Grandma Love

Imagine with me that you are a grandmother. That role is one of overwhelming love. One of the most difficult aspects of being grandma is standing back when you think your child (your grandchild’s parent) is about to make a mistake.  It is heartbreaking to anticipate the problems that you can see looming on the horizon. Your may interfere, you may not. But, whatever you do it is  pure love. Now, imagine with me that your grandson has done something reprehensible and has been incarcerated. Your grandma love might be tainted with dismay or disapproval, but love is still your default for with this beautiful amazing creature. When this child is released, the greatest need is for a place to stay. Simply a place to sleep while trying to put together a new and free life.

Well, Grandma, if you live in public housing, you can’t help your grandchild. Not that way.  Because you are specifically prohibited from harboring a person on probation or parole.

What an awful place to be.

This system is in place to protect the property of public housing and to protect the residents from being taken advantage of by predatory people. Because society’s assumption is that if a person has committed a crime, that person is a criminal. What a horrible label for someone to have to live into. Sad that some people do what’s expected.

What are our options as citizens? How can we help grandma, and this former prisoner, and still protect the property and well-being of our neighbors? One of our options is to provide housing. A halfway house is a wonderful thing. Unfortunately, there are not enough beds for everyone who is released. The rules can be difficult for some people. But, often newly released people are so accustomed to having others make their decisions that it is more difficult to be without external structure than with it.

Hope Restored in Monroe, LA has one house that is available for former prisoners who want their lives to change. Rev. Marcelle Crow conducts bible studies in the local jail and the nearby state prison. She became frustrated that she saw the same people that she had met behind bars when she went with Hope Street Ministries to feed the people living on the streets. With a small amount of money and a congregation with a huge heart, they founded a home for a few of these people.

The house has some rules, but according to one resident, “they are the sort of thing a decent person would just do.” This house only holds a few people. The need Is much greater. The requirement to actually want a life change and be willing to learn keeps some people from even trying. It can be so difficult to envision a different life!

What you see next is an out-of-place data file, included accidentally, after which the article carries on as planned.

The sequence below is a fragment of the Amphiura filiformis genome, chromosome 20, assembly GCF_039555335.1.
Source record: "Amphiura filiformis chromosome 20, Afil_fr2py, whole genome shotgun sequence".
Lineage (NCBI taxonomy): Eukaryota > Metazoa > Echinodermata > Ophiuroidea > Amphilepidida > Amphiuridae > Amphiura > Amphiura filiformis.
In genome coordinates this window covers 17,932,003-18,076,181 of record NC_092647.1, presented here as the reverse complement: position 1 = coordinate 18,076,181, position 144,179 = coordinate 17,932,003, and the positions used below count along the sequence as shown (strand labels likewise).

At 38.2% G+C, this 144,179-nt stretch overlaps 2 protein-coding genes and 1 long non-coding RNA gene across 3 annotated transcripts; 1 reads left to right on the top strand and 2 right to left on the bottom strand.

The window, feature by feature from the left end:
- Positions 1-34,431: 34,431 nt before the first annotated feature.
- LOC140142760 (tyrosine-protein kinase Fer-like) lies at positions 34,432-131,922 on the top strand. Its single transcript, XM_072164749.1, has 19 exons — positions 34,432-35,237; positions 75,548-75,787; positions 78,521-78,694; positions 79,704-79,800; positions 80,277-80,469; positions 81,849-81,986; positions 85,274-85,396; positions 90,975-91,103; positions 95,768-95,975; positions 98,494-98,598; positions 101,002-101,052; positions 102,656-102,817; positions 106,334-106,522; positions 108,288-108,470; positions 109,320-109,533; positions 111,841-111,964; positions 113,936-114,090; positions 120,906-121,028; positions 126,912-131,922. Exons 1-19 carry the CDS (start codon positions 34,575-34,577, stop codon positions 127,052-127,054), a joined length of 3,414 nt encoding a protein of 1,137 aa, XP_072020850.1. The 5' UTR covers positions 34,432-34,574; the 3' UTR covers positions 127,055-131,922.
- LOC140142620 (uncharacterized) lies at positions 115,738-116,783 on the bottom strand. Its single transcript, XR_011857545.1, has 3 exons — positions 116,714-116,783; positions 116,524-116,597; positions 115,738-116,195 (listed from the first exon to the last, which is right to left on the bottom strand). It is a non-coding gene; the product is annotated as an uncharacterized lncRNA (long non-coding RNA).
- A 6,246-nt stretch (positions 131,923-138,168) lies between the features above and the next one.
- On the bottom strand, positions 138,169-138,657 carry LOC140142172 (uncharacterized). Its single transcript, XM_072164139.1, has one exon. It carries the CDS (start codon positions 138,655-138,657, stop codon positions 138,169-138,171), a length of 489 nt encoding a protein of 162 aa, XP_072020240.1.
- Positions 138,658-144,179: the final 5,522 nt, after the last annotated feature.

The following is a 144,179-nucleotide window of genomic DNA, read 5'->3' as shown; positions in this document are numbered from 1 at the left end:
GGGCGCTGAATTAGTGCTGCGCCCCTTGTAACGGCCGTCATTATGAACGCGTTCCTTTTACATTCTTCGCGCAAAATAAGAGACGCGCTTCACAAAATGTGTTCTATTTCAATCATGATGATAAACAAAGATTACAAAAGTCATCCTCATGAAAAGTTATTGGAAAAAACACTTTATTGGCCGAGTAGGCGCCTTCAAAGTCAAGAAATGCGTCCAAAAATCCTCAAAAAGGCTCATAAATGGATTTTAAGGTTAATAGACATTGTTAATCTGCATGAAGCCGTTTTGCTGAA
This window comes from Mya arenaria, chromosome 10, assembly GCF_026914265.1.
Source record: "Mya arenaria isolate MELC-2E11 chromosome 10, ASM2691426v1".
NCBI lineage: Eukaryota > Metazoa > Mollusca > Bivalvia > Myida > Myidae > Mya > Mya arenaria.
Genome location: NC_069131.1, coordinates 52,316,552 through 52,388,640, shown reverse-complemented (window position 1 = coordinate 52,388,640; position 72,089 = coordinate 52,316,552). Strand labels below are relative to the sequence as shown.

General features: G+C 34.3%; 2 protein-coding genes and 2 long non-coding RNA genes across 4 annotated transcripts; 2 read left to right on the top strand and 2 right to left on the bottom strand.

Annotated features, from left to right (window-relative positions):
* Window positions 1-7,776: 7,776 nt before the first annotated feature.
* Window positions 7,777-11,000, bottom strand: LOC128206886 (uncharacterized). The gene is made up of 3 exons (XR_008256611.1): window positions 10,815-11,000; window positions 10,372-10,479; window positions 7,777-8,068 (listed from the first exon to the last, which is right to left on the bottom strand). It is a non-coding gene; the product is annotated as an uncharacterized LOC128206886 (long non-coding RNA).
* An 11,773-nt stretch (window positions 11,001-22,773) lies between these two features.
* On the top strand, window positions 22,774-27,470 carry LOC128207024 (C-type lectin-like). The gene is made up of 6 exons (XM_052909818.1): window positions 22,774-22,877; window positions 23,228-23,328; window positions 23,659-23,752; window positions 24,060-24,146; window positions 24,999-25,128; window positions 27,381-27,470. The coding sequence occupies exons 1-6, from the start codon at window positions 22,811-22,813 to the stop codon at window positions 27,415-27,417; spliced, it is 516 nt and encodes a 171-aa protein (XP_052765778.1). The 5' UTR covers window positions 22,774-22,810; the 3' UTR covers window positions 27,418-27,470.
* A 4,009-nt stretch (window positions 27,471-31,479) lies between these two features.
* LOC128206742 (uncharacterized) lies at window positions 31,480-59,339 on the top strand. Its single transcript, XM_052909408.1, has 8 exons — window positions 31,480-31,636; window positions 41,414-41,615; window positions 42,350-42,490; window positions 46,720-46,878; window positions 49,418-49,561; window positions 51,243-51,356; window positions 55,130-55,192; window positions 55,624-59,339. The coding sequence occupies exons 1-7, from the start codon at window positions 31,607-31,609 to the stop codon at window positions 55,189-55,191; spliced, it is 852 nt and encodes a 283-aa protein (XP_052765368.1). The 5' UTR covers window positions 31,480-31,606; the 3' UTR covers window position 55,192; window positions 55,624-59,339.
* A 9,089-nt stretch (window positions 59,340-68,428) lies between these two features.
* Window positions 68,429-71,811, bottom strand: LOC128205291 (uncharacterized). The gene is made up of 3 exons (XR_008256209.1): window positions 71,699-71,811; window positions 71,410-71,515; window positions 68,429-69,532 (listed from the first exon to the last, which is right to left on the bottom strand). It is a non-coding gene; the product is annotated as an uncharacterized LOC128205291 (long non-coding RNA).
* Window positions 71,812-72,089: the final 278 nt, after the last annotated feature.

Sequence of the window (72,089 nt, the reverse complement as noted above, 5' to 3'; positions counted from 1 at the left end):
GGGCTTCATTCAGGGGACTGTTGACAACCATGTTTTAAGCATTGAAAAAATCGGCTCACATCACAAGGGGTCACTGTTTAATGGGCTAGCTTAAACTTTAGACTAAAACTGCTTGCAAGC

What can we do to make homes like this more available for former prisoners?

How can we come together and support those who are doing this work?

Wrong About Addiction?

 

My experience in counseling people who have problems because of using alcohol and other drugs is that healthy social connections are incompatible with continued use.  This Ted talk shifts my personal observation.  His conclusion is that the lack of healthy social connections is the root cause of these issues. I find it a compelling idea.

What would happen if we shifted the enormous amounts of money that we spend on incarceration and law enforcement to job creation, addiction counseling, and housing support?  What if the people who have addiction issues had help with their relationships to keep families together?  Not all people who are chemically or behaviorally dependent are unemployed and homeless.  Yet, we know that continued addictive behaviors are difficult for families. Sometimes the pressures split the family down the middle. What support can we offer to those families?

But to do that, we would need to shift our attitude toward the people who are caught up in negative cycles of substance use, joblessness, and despair.  We would have to see them as people who deserve our help.

What would it take to shift these attitudes?

Top Ten Issues in our Society

    1.  Child welfare systems: Chronic underfunding, overwhelming caseloads and a crying need for services  interfere with our ability to really help those who desperately need intervention and support.  Our system damages the very families it tries to help.
    2.  Addiction recovery: Much of the excessive imprisonment in our country is related to addictions to alcohol and other drugs. Our punitive system doesn’t fund the way out of this cycle.  Do we want it to continue? Or do we deeply believe that some people who are addicted to substances don’t really deserve to be helped?